Oliver Ho ‎– Universal



Earth 6:14
Palace 4:50
Fossil 6:07
Origin 5:46
The Ancestors 5:11
Running 5:24
Relic 2:36
Natural Selection 5:14
Parade {Slight Return} 4:14
Worship 4:58
Life 6:48

Versions (3)

Cat# Artist Title (Format) Label Cat# Country Year
MCD002 Oliver Ho Universal(CD, Album) Meta MCD002 UK 2001 Sell This Version
META LP002, MLP002 Oliver Ho Universal(2x12", Album) Meta, Meta META LP002, MLP002 UK 2002 Sell This Version
AUDIO 022-2 Oliver Ho Universal(CD, Album) Fine Audio Recordings AUDIO 022-2 Germany 2002 Sell This Version


Reviews Show All 5 Reviews

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November 3, 2010
referencing Universal, 2x12", Album, META LP002, MLP002
Superbly crafted LP.
"Earth" / "Fossil" / "The Ancestors" / "Relic" all are personal favorites.
But the entire LP has incredibly strong work.


May 20, 2010
referencing Universal, CD, Album, MCD002

Its incredible how this album got lost in the threshold of the bargain bins. This is an incredible piece of techno. Please dont compare it to Jeff, Laurent, they are all very talented producers as well, and equally brilliant...
This album is beautiful in its own way. The tribal samples often remind me of early Bandulu works, maybe because of the tribal feeling. But that might be just be. There is one particular song on this cd that really puts all of the other songs together in the concept. And its "Life". Its a beautiful, strange, and yet, addictive electronic song, that starts out like if its played in a market in Africa or something. Then it develops, like if it was spiritualy moving away from the people, and focusing the mind on this strange tribal woman's voice, dipped in this ethereal synth pad, that develops into a repetitive tribal rhythm. This track is the one that makes this album a whole concept, and makes you think "wow, this was worth listening".


February 8, 2009
referencing Universal, CD, Album, MCD002

Indeed, similiraties between Mills and Ho are apparent on "Universal", although Laurent is light years away from matchnig Jeffs sci-fi techno. This album features loads of tribal and funky tracks, with repetitve loops and (mostly female) vocal snippets, sometimes even making excursions into tribal chants and so forth. Personally, I don't find myself at home with this album. The tribal influences reminisce too much of Mills' Purpose Maker material, while the, admittedly good though, eerie melodies are an obvious nod to the Detroit's wizard stuff on Tomorrow. As the reviewer before me mentioned, Parade is an awesome piece of ambience, with a catchy lead. Same can be said about the beautiful opener Earth, which starts as a beatless journey, builds before transforming into a groovy, drum driven techno bomb.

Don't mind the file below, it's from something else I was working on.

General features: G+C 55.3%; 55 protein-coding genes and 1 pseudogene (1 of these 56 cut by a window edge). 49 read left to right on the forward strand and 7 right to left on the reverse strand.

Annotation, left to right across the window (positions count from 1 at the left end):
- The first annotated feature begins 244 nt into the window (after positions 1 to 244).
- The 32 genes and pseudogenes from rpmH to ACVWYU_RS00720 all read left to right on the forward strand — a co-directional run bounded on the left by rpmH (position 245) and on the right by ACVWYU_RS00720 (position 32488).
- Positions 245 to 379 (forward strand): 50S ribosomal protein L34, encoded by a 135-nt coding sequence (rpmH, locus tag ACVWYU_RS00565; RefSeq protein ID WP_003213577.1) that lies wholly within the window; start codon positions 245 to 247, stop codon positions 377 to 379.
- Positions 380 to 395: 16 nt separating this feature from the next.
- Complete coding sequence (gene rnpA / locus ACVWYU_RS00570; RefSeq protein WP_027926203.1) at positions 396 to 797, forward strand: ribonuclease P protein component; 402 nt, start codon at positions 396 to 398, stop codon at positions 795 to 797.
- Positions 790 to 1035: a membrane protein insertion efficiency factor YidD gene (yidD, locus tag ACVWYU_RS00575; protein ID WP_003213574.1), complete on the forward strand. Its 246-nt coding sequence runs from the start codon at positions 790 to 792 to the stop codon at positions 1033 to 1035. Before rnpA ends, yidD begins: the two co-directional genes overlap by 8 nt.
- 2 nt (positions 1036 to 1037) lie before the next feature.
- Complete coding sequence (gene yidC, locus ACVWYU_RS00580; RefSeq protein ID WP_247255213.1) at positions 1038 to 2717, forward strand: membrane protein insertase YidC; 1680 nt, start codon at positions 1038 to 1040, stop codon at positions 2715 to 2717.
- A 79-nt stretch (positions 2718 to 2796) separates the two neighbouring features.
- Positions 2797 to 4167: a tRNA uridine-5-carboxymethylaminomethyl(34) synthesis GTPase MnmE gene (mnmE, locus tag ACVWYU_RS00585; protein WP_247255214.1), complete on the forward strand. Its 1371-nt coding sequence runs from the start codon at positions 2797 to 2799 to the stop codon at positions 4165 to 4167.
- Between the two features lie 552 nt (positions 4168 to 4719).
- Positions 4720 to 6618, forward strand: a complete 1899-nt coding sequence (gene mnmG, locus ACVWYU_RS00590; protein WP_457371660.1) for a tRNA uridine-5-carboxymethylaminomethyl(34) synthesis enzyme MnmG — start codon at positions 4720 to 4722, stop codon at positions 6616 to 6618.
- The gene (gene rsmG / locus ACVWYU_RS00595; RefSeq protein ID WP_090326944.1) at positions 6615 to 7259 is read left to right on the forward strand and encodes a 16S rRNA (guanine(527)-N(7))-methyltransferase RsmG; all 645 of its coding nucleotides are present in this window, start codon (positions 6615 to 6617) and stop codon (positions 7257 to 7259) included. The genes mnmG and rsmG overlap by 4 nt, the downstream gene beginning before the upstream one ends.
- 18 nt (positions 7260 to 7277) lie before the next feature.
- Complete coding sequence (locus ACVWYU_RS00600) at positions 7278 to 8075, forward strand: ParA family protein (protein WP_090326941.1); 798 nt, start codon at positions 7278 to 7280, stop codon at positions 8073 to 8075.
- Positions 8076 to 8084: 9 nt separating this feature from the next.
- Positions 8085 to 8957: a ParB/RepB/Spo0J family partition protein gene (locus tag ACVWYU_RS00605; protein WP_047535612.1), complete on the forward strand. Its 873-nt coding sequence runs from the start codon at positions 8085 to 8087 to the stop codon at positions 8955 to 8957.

Overall, I am not that impressed. "Universal" draws ideas in from all over the place, but my honest two cents is that the same combination is constantly getting pulled through the album. Maybe I should get more acquainted with more of his work, because the way things are, this is not an album I'd like to remember him for.
Having that said, the overall production in tight, there is enough drive and juicy bass lines to make this one stick in many a DJ cases. In fact, hearing these tracks mixed in with similar material must make 'em come across twice as effective as listening to them on repeat in their unmixed versions. I get this sensation of my CD player being broken, having a single loop on repeat for 4-5 minutes. Maybe you'll feel different, give it a try however.


September 23, 2003
referencing Universal, CD, Album, MCD002

Oliver Ho's fifth full-length effort follows in the footsteps of his Listening to the Voice Inside with a selection of jack tracks whose tribal thumps and clicks are cut with a series of disembodied vocal samples. Unlike his singles, however, though this groundswell of robotic grooves undeniably dominates this work, Ho is at his best when satisfying his well-documented art aspirations with the occasional acid-rain-washed slice of ambience, or the cautious strings of "Parade," which wander through a blistered landscape of jazz samples guided only by an eternal bass loop, providing a murky vision of the future comparable to that of the master of this form of music, Jeff Mills.


February 2, 2003
referencing Universal, 2x12", Album, META LP002, MLP002

This is one of my favorite double pack I own. It almost seems all these track are from the Earth. The sounds and beats are all natural. Must Buy.